4 months in Vietnam won’t cut it

By Ben Shapiro

John Kerry served in Vietnam.

And I couldn’t care less.

I was born in 1984, over eight years after the end of the Vietnam War. The fact that John Kerry served in the Navy on a swift boat for four months means little to me, beyond the fact that I’m grateful for the service of any veteran – even if that service was clearly an excuse to bulk up a resume.

John Kerry was anti-war before he ever set foot in Vietnam, so the idea that he became pacifistic only after seeing the horrors of war is baloney. In 1966, two years before Kerry entered the Gulf of Tonkin, he told his graduating class at Yale that “The United States must, I think, bring itself to understand that the policy of intervention that was right for Western Europe does not and cannot find the same application to the rest of the world.”

In any case, I’m far more concerned with John Kerry’s record since he got back to the United States. His record starts with stabbing in the back American soldiers who were still under fire. In 1971, he told Congress that American military members “raped, cut off ears, cut off heads, taped wires from portable telephones to human genitals and turned up the power, cut off limbs, [blew] up bodies, randomly shot at civilians, razed villages in fashion reminiscent of Genghis Khan, shot cattle and dogs for fun, poisoned food stocks, and generally ravaged the countryside of South Vietnam … ”

Hilariously, Kerry has attempted to build his 2004 presidential campaign on the idea that he was a famous war hero. Kerry infamously intoned upon reaching the stage at the Democratic National Convention: “I’m John Kerry, and I’m reporting for duty.” In his nomination acceptance speech, Kerry referred to his Vietnam service no fewer than eight times. He didn’t refer to his 1971 testimony before Congress once.

But the fact remains that had Kerry not defamed American troops, he would be an obscure war veteran, not a presidential candidate. To ignore this essential element of Kerry’s history is to overlook his opportunism. If experiencing enemy fire makes you a better president, being a selfish mercenary surely makes you a worse one.

Despite his encouragement to judge him by his record, during his acceptance speech, Kerry completely overlooked his tenure as Massachusetts lieutenant governor under Michael Dukakis. He explicitly mentioned his Senate service a grand total of one time and even then only mentioned three policies he pursued. This is a man obviously attempting to escape his record – which is why he can only point to his four months of service in Vietnam.

Kerry believes Americans are children who will accept platitudes over substance, who will overlook 30 years of radical liberalism in favor of four months in Vietnam. We are not. Whether “help is on the way” or whether Kerry is campaigning for “a stronger America,” Americans want real policy solutions, not tired one-liners. And merely hearkening back to Vietnam, when candidate Kerry led men into combat – men whom he would later slander – won’t do the trick. Those voters within my general age range especially refuse to look back years before our births to find the last recorded example of Kerry’s honorability.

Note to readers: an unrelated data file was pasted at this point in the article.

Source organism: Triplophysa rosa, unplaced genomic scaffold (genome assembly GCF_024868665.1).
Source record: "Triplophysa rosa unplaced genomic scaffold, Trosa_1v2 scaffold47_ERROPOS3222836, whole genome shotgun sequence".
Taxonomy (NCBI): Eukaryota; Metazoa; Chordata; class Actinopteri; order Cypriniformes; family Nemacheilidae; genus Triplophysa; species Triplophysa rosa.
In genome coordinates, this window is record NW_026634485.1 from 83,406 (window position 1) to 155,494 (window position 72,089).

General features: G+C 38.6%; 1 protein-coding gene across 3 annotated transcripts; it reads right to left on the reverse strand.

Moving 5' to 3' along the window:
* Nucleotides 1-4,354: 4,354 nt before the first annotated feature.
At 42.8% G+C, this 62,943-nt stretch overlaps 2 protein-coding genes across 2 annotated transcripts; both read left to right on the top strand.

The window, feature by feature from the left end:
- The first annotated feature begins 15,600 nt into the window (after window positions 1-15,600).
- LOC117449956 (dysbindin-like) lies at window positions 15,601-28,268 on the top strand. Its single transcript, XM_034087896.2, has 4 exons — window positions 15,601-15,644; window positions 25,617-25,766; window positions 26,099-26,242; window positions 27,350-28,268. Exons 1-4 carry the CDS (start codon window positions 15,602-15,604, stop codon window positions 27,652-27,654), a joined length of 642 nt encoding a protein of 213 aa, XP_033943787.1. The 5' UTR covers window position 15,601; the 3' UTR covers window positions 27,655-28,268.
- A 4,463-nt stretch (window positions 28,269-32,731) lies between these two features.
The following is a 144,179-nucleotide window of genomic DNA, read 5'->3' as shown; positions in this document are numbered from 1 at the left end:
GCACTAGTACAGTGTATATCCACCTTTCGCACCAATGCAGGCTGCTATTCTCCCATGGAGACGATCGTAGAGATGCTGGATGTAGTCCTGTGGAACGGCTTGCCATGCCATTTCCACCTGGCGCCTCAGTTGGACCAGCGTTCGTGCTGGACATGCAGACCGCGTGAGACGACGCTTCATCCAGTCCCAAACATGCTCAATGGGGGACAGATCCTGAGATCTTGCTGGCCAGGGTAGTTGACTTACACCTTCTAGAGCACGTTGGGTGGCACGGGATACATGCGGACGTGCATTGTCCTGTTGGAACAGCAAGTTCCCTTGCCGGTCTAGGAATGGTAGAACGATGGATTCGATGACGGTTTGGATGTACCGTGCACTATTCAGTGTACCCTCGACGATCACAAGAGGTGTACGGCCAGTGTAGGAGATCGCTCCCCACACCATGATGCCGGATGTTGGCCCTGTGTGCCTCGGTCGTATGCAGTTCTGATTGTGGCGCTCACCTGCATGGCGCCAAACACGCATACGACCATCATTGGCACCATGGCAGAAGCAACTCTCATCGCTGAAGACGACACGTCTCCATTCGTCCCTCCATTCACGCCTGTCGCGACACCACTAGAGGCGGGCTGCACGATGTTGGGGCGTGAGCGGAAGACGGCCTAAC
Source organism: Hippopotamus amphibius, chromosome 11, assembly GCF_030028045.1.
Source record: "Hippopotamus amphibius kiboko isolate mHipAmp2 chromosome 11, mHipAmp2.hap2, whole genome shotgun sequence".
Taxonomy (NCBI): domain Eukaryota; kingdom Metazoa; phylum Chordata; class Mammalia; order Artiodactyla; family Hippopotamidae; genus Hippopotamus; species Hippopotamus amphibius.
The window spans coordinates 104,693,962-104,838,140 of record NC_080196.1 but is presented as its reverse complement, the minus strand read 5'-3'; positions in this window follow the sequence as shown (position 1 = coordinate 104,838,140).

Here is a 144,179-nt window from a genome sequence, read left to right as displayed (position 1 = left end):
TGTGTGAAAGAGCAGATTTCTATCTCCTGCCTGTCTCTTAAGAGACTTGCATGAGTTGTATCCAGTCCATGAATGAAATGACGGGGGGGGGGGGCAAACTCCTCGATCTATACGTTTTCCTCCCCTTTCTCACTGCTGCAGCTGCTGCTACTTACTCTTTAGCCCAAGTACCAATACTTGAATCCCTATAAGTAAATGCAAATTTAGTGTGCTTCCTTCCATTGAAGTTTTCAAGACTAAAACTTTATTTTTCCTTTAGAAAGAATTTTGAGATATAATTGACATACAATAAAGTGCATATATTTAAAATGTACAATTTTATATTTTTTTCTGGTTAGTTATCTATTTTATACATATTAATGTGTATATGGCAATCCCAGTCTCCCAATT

It’s much easier and much more accurate to examine Kerry’s actions in the past few years. In fact, let’s simply scrutinize the key point in Kerry’s acceptance speech: “I will bring back this nation’s time-honored tradition: The United States of America never goes to war because we want to, we only go to war because we have to.”

Ignoring the bad grammar here (for a Boston Brahmin to end a phrase with a preposition is unforgivable). The idea that elective war must be denounced is absurd. Yet Kerry reiterated this ridiculous idea, stating: “Any attack will be met with a swift and certain response.”

Apparently, Kerry believes that only a direct attack on the United States justifies war, which would invalidate every major American military action since 1900 aside from World War II in the Pacific sphere and the Afghanistan war. In John Kerry’s world, Americans have to die in Los Angeles or New York or Chicago or Washington, D.C., before the American military can defang the monster.

That solution is unacceptable. John Kerry can talk all he likes about avoiding military engagements around the world. But fighting abroad is certainly a better solution than watching as more American buildings become smoking rubble – or standing by as millions die from the effects of a biological or dirty-bomb attack.

No amount of posturing about service in Vietnam can justify Kerry’s lack of a pre-emptive strategy. And I’m not willing to risk that a President John Kerry would prevent such an attack, just because he spent four months on a swift boat.